But their parents, brothers and sisters, teachers, they're the ones that will have the biggest influence because they're around them all the time.

Q. Can someone go to college, graduate from college, then be a star?
JAMES BLAKE: You know, I think tennis is such an individual sport that absolutely any path is very possible. College tennis, it may not be exactly the same as it was in the '70s and '80s, but it's still very deep. There's a lot of great players.
Devin Britton had about as tough a draw as you can get here. But he's a good player. It just matters what you feel. Seems like kids are growing up a lot fast these days. If they need time to go to school, to get bigger physically, mature, there's nothing wrong with it.
You're getting four years of free training. You're getting great hitting partners. For the most part you're getting good coaching. I don't see a problem with it. It may take you longer to success, because when you come out you're 22 years old.
If you have the talent, there's no reason why you can't be successful at 23, 24, 25, as opposed to 19, 20, 21. John Isner went to college for four years; he's got a great game. Being so big, he's a little unique. He needed time to grow into that body. I make fun of him a lot for being goofy now, but he's a pretty good athlete to be 6'9" and move that well around the net, serve that well. It took some time.
I'm sure he went through some very awkward phases being that tall. I'm only 6'1", and I know I went through a couple of awkward phases when you're growing into your body.
It's possible. It's just different scenarios are going to work for different people. I hope there's soon going to be a kid that goes to college and shows how good college tennis can be and it's possible.

Q. When your career is over, are you going to go back to Massachusetts and finish up there?
JAMES BLAKE: I plan on it. You never know where my life will be at that point. If I'm married, my wife is the boss or something, that's the possibility. But I'd like to go back and finish. If I don't finish there, there's a good chance I'll finish wherever I am, whether that's Fairfield University or down in Tampa at USF. But I'd like to go back and finish at Harvard.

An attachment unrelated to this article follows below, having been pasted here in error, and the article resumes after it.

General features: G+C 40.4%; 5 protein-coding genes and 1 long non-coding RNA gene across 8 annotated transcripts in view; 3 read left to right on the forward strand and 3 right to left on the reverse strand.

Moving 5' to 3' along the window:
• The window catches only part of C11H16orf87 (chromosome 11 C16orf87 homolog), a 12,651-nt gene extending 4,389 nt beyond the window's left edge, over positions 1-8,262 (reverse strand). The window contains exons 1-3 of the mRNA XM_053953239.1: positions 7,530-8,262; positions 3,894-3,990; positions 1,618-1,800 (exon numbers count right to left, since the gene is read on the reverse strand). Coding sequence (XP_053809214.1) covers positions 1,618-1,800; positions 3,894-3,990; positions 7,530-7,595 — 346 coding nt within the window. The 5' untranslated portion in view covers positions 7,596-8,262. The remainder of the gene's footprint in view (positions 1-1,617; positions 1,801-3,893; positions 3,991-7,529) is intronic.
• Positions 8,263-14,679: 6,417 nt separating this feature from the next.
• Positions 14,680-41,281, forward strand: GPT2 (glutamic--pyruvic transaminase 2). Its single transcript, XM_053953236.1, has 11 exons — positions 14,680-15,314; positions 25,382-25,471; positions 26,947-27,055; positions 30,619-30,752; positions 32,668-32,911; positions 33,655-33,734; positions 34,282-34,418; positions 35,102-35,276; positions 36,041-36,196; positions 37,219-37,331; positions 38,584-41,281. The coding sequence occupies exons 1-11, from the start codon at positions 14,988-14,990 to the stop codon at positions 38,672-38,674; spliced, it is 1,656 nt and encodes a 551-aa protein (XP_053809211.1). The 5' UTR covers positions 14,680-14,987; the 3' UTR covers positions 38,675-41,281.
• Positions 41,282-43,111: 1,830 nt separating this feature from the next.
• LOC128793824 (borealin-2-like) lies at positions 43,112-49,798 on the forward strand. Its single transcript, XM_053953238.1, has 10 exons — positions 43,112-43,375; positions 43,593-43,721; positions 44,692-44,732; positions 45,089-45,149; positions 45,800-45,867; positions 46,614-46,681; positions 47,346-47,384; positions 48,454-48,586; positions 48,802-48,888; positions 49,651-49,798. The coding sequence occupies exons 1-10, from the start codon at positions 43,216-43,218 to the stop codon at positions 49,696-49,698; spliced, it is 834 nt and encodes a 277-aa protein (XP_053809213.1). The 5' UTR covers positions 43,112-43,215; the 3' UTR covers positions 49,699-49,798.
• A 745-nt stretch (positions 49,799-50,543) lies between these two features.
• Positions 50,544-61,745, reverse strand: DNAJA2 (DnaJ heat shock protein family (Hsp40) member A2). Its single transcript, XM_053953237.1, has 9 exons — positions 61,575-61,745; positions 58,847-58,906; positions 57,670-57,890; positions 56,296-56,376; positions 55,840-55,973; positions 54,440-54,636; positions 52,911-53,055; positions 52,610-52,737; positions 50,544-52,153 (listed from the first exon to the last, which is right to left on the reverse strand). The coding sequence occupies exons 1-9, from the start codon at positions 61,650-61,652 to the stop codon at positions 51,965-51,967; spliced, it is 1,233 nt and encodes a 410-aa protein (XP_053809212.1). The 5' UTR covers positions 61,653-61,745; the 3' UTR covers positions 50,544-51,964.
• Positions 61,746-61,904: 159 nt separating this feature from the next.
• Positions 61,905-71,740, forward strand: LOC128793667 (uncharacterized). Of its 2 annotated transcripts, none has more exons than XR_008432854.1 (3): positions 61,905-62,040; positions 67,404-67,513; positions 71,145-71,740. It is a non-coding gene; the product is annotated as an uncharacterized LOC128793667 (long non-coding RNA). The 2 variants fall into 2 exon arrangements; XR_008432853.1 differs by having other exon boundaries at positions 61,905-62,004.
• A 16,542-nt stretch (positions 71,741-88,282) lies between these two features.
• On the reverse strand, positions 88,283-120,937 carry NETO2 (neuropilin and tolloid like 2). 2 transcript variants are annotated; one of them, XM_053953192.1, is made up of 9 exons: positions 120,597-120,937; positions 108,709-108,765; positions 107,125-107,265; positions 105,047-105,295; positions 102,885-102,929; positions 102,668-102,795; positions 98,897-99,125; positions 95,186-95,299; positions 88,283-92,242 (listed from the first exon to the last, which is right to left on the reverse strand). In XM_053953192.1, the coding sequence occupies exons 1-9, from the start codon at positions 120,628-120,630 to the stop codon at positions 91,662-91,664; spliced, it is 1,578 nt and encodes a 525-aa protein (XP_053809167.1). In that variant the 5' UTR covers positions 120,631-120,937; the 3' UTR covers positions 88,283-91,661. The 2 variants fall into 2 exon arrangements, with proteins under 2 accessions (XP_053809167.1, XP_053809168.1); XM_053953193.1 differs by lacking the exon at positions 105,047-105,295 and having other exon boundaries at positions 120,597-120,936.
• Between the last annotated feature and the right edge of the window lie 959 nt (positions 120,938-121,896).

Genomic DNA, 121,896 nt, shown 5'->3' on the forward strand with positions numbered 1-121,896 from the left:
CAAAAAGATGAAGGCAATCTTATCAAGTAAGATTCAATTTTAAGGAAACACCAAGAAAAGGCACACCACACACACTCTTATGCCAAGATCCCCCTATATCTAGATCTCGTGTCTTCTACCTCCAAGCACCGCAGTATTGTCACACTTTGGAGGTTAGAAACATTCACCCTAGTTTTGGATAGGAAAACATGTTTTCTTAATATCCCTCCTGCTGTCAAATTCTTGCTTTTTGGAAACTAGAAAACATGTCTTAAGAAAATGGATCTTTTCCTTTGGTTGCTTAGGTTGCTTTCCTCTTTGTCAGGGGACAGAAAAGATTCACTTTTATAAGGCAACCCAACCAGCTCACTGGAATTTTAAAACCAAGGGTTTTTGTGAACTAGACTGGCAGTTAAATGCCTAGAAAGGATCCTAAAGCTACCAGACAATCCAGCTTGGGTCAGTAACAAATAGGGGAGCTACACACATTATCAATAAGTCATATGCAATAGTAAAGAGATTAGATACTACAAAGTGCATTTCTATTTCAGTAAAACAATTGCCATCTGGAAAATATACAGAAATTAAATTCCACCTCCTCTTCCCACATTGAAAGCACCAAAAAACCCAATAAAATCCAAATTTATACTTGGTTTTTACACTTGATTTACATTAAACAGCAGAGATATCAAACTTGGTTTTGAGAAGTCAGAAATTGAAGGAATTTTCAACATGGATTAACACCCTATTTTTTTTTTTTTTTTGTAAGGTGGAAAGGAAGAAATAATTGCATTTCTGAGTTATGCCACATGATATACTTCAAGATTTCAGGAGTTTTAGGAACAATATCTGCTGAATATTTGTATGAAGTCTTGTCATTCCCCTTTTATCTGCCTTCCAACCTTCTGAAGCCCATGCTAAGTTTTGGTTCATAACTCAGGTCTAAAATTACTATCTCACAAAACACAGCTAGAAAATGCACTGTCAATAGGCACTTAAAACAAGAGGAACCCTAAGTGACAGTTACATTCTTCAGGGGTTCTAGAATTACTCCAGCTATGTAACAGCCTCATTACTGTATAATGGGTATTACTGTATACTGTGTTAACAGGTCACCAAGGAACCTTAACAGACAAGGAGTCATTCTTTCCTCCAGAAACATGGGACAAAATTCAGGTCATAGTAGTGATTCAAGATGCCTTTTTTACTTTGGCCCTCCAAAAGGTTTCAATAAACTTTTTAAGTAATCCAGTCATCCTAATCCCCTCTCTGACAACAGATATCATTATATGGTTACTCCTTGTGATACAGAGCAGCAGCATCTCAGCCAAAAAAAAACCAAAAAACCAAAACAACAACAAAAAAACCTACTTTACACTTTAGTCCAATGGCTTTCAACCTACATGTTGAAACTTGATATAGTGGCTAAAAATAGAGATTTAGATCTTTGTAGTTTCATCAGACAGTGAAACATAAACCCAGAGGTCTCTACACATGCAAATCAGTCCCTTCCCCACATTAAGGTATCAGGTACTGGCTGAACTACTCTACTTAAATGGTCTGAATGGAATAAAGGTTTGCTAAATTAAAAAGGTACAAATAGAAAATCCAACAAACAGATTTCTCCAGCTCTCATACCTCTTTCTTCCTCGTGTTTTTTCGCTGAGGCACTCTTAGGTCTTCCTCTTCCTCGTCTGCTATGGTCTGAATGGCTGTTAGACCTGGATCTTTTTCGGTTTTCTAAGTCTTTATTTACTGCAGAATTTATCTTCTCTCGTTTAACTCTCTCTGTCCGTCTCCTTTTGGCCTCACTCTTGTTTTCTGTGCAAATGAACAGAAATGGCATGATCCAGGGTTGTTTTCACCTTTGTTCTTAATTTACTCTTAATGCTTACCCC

Q. Does your mom stay on you for that?
JAMES BLAKE: Yeah, my mom stays on me.

Q. You beat a guy today that beat you last time out. What was the difference today?
JAMES BLAKE: Well, one, it was the US Open. That's a little different. Three out of five sets where I feel very comfortable. He actually beat me on the other place I feel like is my home court, New Haven. It was a similar match a little bit today. I was up big in the first set; second set couldn't close him out; third set served for the match, couldn't close him out.
Today in the third set I had an opportunity to close him out at 5-4. Didn't do it. He's a great fighter. He was going to push me till the end. I haven't closed out a match in a while being that I was off the tour for a little bit.
So there's going to be those hiccups now and then. Proud of the way I then competed the next game to get the break right away and then did close him out. Just being a little better execution right at the end of the match is the biggest difference.